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The Award Presentation Ceremony was held in The Alhambra, Granada, Spain
The complex comprises an 800-seat auditorium, a 500-seat theatre, an art gallery, and a music centre, housed in three separate wings; each based on octagonal forms. The structure is built of thick exposed brick and is reminiscent of Mughal forms. (Find out more)
In 1983, Brynildsen and Jensen, then architectural students, visited the missionaries Clara and Leif Lerberg, who were ministering to lepers. The Lerbergs had been given a site by the local authorities for a leper hospital about 13 km from Chopda. The architects were asked by Mrs. Lerberg to devise a site plan for the facility that would provide a safe haven, a treatment centre, and headquarters for a village-to-village nursing programme. Brynildsen and Jensen created an elongated rectangular plan, bounded by continuous linear buildings that enclose a courtyard conceived as a paradise garden". Indigenous materials were used throughout. The boulder rock walls are load-bearing. Roofs are barrel vaults of brick resting on concrete beams on top of the walls. The vaults are held in tension by 20 mm steel rods. Floors are stone slab, window sills of slate stone, and the finished roofs of white glazed tiles that reflect the sun's heat. Openings are spanned by stone slabs or brick arches. Window frames and doors are of teak, and door frames are steel. More than 70 people worked on the site, and the only machine tools consisted of a truck used to transport materials and a concrete vibrator. Today, the Lepers Hospital serves hundreds of out-patients. Live-in patients work the fields around the enclave, and tend buffaloes for their milk. In the courtyard, trees and flowers give beauty and shade. The jury commended the architects for creating "an attractive and friendly sheltering enclave, within a barren and hostile environment. Out of minimal architectural form, they devised a design of stark simplicity that radiates calm." (Find out more)
The continuing rehabilitation of an ancient city in order to revitalise the Old Town and preserve it's architectural heritage. To date, a total of 71 buildings have been restored. (Find out more)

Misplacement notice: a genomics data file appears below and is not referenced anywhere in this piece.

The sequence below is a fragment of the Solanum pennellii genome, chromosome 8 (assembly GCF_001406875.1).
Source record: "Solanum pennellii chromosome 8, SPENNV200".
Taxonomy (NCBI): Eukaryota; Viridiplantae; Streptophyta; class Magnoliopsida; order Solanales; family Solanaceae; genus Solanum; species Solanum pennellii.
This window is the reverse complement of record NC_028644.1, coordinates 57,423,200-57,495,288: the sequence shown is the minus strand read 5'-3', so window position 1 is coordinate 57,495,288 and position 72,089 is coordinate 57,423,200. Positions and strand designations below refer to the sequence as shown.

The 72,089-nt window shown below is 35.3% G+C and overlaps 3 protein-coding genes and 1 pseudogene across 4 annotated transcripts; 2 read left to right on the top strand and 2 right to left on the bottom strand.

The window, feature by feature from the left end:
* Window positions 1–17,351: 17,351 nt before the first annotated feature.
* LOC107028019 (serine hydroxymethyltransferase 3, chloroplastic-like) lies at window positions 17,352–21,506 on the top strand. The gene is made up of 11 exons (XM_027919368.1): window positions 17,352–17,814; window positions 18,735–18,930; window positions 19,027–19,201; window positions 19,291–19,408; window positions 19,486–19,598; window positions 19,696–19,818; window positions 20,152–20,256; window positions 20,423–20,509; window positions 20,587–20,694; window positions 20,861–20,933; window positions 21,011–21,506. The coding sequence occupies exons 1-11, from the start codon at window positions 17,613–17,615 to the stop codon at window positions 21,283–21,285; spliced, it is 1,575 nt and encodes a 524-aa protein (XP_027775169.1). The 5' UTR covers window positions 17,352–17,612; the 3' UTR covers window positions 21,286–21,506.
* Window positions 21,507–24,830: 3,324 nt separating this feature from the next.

The Salinger House, located south of Kuala Lumpur, is a post-and-beam timber structure raised on stilts to reduce its impact on the land and the environment. As such, it is built in the traditional way of the Malays, yet is modern in a form that interprets rather than imitates Malay culture and reflects the client's Islamic faith. It has been designed with sustainable ecological principles in mind. Placed on a high elevation to reduce water run-off through the building during the monsoon rains, it is oriented to capture the prevailing winds. The plan is formed by two adjoining equilateral triangles, the larger for indoor living, the other a prow-like veranda. At the ground level is a hexagonal granite core containing the entrance, a small foyer, a toilet, and stairs leading to the first floor living room, dining area, kitchen and bedroom in the living triangle, and to the veranda; the stairs continue to the second floor dressing room, master bedroom, and study. The house was built completely by hand by traditional Malay carpenters. The only machinery used was a small cement mixer. Except for the handmade roof tiles, it was constructed throughout with a very dense timber highly resistant to water and termites. The jury found that the house demonstrates that high technology and energy-depleting services can be renounced if sufficient craft and creativity are deployed, and that the deeper meaning of a vernacular architectural tradition can be combined with the surroundings of contemporary everyday life. (Find out more)
Slum Networking is a community driven approach which sees slums not as resource draining liabilities, but as opportunities of sustainable change for the city as a whole. The programme involves the building of low-cost service trunks which include gravity-based systems of sewerage and storm drainage, the planting of gardens, and the surfacing of roads. In addition, 120 community halls have been constructed for health, educational, and training activities. (Find out more)
The layout seeks to maximize harmony with the site configuration and the idea of an oasis with terraces, courtyards, and caves enclosed within a sinuous outer wall. Along the wall, three tent-like structures attach themselves. (Find out more)
Government administration facilities comprising of two chambers, one for 366 members and the other for 75 members. The building also contains offices for ministers and their staff, a concert hall, a library, a large entrance court, and a courtyard. (Find out more)
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